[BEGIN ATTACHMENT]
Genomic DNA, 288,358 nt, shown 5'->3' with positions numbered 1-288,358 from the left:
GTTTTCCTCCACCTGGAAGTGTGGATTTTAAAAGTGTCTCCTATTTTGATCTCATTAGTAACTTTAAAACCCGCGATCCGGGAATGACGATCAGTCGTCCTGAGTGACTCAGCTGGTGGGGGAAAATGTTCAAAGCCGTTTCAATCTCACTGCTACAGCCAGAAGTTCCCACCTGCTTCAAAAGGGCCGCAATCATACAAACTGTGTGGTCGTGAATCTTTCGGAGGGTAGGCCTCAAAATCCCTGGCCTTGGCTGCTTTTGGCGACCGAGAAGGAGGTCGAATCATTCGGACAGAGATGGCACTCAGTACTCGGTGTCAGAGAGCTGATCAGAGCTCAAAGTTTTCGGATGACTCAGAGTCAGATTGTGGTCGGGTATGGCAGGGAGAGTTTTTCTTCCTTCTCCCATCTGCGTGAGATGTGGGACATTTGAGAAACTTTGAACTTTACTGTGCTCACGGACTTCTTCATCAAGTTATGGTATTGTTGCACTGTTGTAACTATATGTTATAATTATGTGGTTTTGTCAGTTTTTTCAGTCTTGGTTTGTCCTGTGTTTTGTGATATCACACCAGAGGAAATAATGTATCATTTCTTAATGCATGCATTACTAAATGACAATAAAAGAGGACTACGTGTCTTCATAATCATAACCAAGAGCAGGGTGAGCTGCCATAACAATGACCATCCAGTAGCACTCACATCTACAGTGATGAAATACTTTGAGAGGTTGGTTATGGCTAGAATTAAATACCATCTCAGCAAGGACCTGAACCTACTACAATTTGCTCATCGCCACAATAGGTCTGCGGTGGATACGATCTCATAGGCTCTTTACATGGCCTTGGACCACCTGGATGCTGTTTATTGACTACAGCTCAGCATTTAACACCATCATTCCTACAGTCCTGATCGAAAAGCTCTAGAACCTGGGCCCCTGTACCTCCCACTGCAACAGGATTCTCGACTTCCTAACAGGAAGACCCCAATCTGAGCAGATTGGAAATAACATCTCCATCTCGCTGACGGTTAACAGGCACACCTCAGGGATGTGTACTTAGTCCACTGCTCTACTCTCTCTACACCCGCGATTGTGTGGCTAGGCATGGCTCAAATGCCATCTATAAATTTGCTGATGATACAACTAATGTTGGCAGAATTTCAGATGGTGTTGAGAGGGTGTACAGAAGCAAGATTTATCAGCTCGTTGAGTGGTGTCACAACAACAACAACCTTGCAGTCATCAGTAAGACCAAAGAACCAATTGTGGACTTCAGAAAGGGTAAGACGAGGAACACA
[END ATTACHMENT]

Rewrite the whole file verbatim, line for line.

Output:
Genomic DNA, 288,358 nt, shown 5'->3' with positions numbered 1-288,358 from the left:
GTTTTCCTCCACCTGGAAGTGTGGATTTTAAAAGTGTCTCCTATTTTGATCTCATTAGTAACTTTAAAACCCGCGATCCGGGAATGACGATCAGTCGTCCTGAGTGACTCAGCTGGTGGGGGAAAATGTTCAAAGCCGTTTCAATCTCACTGCTACAGCCAGAAGTTCCCACCTGCTTCAAAAGGGCCGCAATCATACAAACTGTGTGGTCGTGAATCTTTCGGAGGGTAGGCCTCAAAATCCCTGGCCTTGGCTGCTTTTGGCGACCGAGAAGGAGGTCGAATCATTCGGACAGAGATGGCACTCAGTACTCGGTGTCAGAGAGCTGATCAGAGCTCAAAGTTTTCGGATGACTCAGAGTCAGATTGTGGTCGGGTATGGCAGGGAGAGTTTTTCTTCCTTCTCCCATCTGCGTGAGATGTGGGACATTTGAGAAACTTTGAACTTTACTGTGCTCACGGACTTCTTCATCAAGTTATGGTATTGTTGCACTGTTGTAACTATATGTTATAATTATGTGGTTTTGTCAGTTTTTTCAGTCTTGGTTTGTCCTGTGTTTTGTGATATCACACCAGAGGAAATAATGTATCATTTCTTAATGCATGCATTACTAAATGACAATAAAAGAGGACTACGTGTCTTCATAATCATAACCAAGAGCAGGGTGAGCTGCCATAACAATGACCATCCAGTAGCACTCACATCTACAGTGATGAAATACTTTGAGAGGTTGGTTATGGCTAGAATTAAATACCATCTCAGCAAGGACCTGAACCTACTACAATTTGCTCATCGCCACAATAGGTCTGCGGTGGATACGATCTCATAGGCTCTTTACATGGCCTTGGACCACCTGGATGCTGTTTATTGACTACAGCTCAGCATTTAACACCATCATTCCTACAGTCCTGATCGAAAAGCTCTAGAACCTGGGCCCCTGTACCTCCCACTGCAACAGGATTCTCGACTTCCTAACAGGAAGACCCCAATCTGAGCAGATTGGAAATAACATCTCCATCTCGCTGACGGTTAACAGGCACACCTCAGGGATGTGTACTTAGTCCACTGCTCTACTCTCTCTACACCCGCGATTGTGTGGCTAGGCATGGCTCAAATGCCATCTATAAATTTGCTGATGATACAACTAATGTTGGCAGAATTTCAGATGGTGTTGAGAGGGTGTACAGAAGCAAGATTTATCAGCTCGTTGAGTGGTGTCACAACAACAACAACCTTGCAGTCATCAGTAAGACCAAAGAACCAATTGTGGACTTCAGAAAGGGTAAGACGAGGAACACA